By early 2019, Uber was reportedly setting aside as much as $200 million per quarter to develop its driverless technology. In November, Uber reported that ATG and “other technologies” had a net loss of $303 million in the nine months that ended September 30, 2020. And in its S-1 document, Uber said it incurred $457 million of R&D expenses for its ATG and “other Technology Programs” initiatives.

But ATG was dogged by setbacks from which it struggled to fully recover. In late 2016, owing to Uber’s failure to adhere to the proper permit process, the California Department of Motor Vehicles (DMV) revoked the registration the company was using to test self-driving Volvo XC90 SUVs in San Francisco, forcing the program to cease operations in California. And after spending over $925 million to develop autonomous trucks (including the $625 million it paid to acquire self-driving startup Otto in 2016), Uber canceled its driverless truck program following a legal settlement that gave Waymo $244 million in Uber equity and prohibited Uber from infringing on Waymo’s intellectual property.

In March 2018, one of Uber’s cars struck and killed a pedestrian while driving in autonomous mode, prompting a firestorm of criticism from legislators, regulators, and the public. Following the accident in Tempe, Arizona, it restarted tests in Pittsburgh and San Francisco with a small fleet that now numbers dozens of cars. (Uber received a California DMV license to test driverless cars on public roads in March.) The National Transportation Safety Board later determined that Uber had disabled the automatic emergency braking system in the Volvo XC90 involved in the crash.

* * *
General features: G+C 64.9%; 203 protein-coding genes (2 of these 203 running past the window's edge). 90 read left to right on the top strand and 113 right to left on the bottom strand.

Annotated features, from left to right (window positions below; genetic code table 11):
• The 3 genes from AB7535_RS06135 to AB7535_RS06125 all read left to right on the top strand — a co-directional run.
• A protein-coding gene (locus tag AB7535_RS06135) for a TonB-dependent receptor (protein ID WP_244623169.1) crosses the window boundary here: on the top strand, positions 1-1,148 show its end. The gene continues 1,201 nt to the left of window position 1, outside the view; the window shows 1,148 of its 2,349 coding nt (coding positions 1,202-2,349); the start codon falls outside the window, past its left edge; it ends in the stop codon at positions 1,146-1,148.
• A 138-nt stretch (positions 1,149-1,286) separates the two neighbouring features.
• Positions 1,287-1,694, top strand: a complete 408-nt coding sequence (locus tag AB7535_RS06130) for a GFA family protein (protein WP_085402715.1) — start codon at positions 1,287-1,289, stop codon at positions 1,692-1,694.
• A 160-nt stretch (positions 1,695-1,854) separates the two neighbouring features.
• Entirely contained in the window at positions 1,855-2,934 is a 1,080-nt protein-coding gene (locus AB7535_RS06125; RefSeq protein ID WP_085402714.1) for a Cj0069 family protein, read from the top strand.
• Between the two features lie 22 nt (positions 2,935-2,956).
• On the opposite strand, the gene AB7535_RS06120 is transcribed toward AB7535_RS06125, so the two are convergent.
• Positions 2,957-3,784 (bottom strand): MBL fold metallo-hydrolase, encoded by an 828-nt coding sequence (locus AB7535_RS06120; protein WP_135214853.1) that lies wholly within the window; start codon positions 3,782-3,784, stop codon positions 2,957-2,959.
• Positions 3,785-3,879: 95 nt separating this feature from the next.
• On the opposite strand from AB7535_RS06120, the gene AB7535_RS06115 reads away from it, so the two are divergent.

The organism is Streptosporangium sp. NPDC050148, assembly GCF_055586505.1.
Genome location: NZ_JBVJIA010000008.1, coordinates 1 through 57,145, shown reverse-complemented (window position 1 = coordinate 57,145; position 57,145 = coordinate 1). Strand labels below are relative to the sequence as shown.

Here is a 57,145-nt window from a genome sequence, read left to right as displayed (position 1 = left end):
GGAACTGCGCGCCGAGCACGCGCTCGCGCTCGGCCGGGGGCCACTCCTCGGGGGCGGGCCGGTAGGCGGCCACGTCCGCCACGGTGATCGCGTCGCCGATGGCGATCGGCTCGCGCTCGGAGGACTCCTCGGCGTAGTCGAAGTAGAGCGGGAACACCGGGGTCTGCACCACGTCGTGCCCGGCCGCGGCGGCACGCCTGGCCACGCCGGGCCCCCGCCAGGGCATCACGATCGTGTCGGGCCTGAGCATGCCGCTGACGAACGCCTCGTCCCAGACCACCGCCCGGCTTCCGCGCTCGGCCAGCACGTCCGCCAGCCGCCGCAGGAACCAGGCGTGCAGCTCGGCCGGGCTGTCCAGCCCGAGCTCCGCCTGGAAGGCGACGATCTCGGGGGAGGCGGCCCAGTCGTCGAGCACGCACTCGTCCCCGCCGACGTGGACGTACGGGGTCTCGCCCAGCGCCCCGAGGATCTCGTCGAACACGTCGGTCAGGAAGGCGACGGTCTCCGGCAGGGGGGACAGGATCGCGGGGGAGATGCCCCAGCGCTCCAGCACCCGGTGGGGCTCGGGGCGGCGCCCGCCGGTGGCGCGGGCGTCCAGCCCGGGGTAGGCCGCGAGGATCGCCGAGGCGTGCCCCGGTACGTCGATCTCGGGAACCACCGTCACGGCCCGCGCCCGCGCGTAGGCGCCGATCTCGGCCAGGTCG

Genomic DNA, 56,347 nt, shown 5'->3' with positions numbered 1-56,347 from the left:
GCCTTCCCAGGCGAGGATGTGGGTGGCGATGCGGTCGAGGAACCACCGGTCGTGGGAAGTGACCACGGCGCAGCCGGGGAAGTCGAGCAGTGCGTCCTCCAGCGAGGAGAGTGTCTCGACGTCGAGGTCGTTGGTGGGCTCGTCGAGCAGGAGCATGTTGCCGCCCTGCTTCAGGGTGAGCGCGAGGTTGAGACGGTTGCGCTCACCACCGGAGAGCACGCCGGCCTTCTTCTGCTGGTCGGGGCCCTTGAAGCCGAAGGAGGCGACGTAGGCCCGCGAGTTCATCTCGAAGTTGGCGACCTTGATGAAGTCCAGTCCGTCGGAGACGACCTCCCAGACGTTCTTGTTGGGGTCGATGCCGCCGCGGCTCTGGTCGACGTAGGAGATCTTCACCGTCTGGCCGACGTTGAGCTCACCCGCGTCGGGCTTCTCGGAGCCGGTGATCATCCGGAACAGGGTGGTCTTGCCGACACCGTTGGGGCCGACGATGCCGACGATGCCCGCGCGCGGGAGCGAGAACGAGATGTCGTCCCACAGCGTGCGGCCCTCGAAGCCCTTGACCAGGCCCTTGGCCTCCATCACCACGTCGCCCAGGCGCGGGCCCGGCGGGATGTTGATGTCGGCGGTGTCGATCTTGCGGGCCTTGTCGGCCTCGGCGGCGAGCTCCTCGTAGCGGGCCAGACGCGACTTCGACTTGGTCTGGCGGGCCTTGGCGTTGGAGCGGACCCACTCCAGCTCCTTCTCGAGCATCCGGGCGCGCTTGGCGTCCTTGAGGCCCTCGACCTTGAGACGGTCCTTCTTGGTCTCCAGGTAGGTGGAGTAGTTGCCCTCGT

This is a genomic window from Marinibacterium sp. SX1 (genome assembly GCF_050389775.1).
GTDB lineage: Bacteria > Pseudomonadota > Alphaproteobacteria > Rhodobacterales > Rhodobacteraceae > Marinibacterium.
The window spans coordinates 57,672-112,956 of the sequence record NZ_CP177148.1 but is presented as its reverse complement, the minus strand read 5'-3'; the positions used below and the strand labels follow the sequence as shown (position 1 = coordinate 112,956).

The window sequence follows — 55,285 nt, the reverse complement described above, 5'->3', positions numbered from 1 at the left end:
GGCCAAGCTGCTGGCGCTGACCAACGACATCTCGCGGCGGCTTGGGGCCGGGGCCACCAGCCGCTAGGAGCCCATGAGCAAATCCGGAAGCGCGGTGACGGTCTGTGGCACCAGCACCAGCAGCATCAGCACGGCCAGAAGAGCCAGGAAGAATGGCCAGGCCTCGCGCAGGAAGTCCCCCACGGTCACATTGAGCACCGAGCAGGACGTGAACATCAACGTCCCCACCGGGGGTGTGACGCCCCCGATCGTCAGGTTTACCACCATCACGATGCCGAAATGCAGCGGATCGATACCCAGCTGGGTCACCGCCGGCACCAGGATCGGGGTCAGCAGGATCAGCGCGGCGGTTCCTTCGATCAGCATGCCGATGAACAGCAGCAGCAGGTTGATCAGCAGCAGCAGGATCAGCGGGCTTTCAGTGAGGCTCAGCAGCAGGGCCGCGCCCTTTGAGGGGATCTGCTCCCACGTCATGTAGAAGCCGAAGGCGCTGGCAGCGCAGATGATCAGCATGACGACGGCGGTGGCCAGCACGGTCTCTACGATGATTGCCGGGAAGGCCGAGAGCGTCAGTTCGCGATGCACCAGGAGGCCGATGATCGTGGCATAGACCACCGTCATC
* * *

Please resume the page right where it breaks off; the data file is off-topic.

ATG rivals like Waymo have suffered fewer roadblocks, but the sell-off to Aurora also signals recognition within Uber that the arrival of self-driving cars isn’t as imminent as it once seemed. A recent report suggests fully driverless systems will take at least a decade to deploy over large areas, resulting in variations in availability across the country. And a study coauthored by MIT researchers found that autonomous vehicles would be expensive to operate, costing between $1.58 and $6.01 per mile in San Francisco with a single occupant. Uber currently pays drivers up to $2 per mile in some of the more expensive cities, like New York.